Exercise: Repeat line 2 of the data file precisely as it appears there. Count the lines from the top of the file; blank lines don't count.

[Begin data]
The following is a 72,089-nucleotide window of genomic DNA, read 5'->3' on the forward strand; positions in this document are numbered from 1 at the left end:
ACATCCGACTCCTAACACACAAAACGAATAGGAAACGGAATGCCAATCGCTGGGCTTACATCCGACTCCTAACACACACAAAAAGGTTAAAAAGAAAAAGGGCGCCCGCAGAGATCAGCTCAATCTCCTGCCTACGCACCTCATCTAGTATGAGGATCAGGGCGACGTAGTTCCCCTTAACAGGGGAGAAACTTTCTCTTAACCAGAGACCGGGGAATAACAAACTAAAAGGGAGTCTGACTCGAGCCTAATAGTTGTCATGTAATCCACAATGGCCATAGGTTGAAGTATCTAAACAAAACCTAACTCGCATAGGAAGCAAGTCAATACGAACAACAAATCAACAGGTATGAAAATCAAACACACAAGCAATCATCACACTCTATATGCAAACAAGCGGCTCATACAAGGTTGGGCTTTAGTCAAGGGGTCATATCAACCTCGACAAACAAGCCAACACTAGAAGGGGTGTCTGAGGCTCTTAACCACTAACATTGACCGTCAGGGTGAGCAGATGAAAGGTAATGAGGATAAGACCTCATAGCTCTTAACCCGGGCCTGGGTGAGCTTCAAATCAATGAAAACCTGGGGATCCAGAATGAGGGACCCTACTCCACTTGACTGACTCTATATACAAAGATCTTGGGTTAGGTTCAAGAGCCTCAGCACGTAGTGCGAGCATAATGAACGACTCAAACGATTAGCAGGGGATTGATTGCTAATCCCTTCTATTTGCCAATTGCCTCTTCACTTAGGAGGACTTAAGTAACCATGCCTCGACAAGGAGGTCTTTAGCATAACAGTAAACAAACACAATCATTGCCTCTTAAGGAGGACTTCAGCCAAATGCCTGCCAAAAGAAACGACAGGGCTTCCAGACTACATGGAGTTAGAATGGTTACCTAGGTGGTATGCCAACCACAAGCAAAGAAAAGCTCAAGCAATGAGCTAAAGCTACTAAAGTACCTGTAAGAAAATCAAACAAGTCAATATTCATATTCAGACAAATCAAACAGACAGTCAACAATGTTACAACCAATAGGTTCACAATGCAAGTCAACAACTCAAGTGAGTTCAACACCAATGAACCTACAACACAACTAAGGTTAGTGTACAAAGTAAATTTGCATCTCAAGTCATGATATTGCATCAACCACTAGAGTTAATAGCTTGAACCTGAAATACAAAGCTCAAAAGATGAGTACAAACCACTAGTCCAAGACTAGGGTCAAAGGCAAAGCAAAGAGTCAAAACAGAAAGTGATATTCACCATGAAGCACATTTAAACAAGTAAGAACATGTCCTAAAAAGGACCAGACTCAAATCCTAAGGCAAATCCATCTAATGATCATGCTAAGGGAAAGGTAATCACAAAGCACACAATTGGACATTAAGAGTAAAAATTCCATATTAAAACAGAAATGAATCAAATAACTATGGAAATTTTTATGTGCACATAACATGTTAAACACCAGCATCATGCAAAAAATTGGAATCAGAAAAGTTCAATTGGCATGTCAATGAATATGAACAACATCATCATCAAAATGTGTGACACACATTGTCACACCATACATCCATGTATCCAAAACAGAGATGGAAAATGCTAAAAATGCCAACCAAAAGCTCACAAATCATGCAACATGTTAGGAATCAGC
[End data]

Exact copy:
ACATCCGACTCCTAACACACAAAACGAATAGGAAACGGAATGCCAATCGCTGGGCTTACATCCGACTCCTAACACACACAAAAAGGTTAAAAAGAAAAAGGGCGCCCGCAGAGATCAGCTCAATCTCCTGCCTACGCACCTCATCTAGTATGAGGATCAGGGCGACGTAGTTCCCCTTAACAGGGGAGAAACTTTCTCTTAACCAGAGACCGGGGAATAACAAACTAAAAGGGAGTCTGACTCGAGCCTAATAGTTGTCATGTAATCCACAATGGCCATAGGTTGAAGTATCTAAACAAAACCTAACTCGCATAGGAAGCAAGTCAATACGAACAACAAATCAACAGGTATGAAAATCAAACACACAAGCAATCATCACACTCTATATGCAAACAAGCGGCTCATACAAGGTTGGGCTTTAGTCAAGGGGTCATATCAACCTCGACAAACAAGCCAACACTAGAAGGGGTGTCTGAGGCTCTTAACCACTAACATTGACCGTCAGGGTGAGCAGATGAAAGGTAATGAGGATAAGACCTCATAGCTCTTAACCCGGGCCTGGGTGAGCTTCAAATCAATGAAAACCTGGGGATCCAGAATGAGGGACCCTACTCCACTTGACTGACTCTATATACAAAGATCTTGGGTTAGGTTCAAGAGCCTCAGCACGTAGTGCGAGCATAATGAACGACTCAAACGATTAGCAGGGGATTGATTGCTAATCCCTTCTATTTGCCAATTGCCTCTTCACTTAGGAGGACTTAAGTAACCATGCCTCGACAAGGAGGTCTTTAGCATAACAGTAAACAAACACAATCATTGCCTCTTAAGGAGGACTTCAGCCAAATGCCTGCCAAAAGAAACGACAGGGCTTCCAGACTACATGGAGTTAGAATGGTTACCTAGGTGGTATGCCAACCACAAGCAAAGAAAAGCTCAAGCAATGAGCTAAAGCTACTAAAGTACCTGTAAGAAAATCAAACAAGTCAATATTCATATTCAGACAAATCAAACAGACAGTCAACAATGTTACAACCAATAGGTTCACAATGCAAGTCAACAACTCAAGTGAGTTCAACACCAATGAACCTACAACACAACTAAGGTTAGTGTACAAAGTAAATTTGCATCTCAAGTCATGATATTGCATCAACCACTAGAGTTAATAGCTTGAACCTGAAATACAAAGCTCAAAAGATGAGTACAAACCACTAGTCCAAGACTAGGGTCAAAGGCAAAGCAAAGAGTCAAAACAGAAAGTGATATTCACCATGAAGCACATTTAAACAAGTAAGAACATGTCCTAAAAAGGACCAGACTCAAATCCTAAGGCAAATCCATCTAATGATCATGCTAAGGGAAAGGTAATCACAAAGCACACAATTGGACATTAAGAGTAAAAATTCCATATTAAAACAGAAATGAATCAAATAACTATGGAAATTTTTATGTGCACATAACATGTTAAACACCAGCATCATGCAAAAAATTGGAATCAGAAAAGTTCAATTGGCATGTCAATGAATATGAACAACATCATCATCAAAATGTGTGACACACATTGTCACACCATACATCCATGTATCCAAAACAGAGATGGAAAATGCTAAAAATGCCAACCAAAAGCTCACAAATCATGCAACATGTTAGGAATCAGC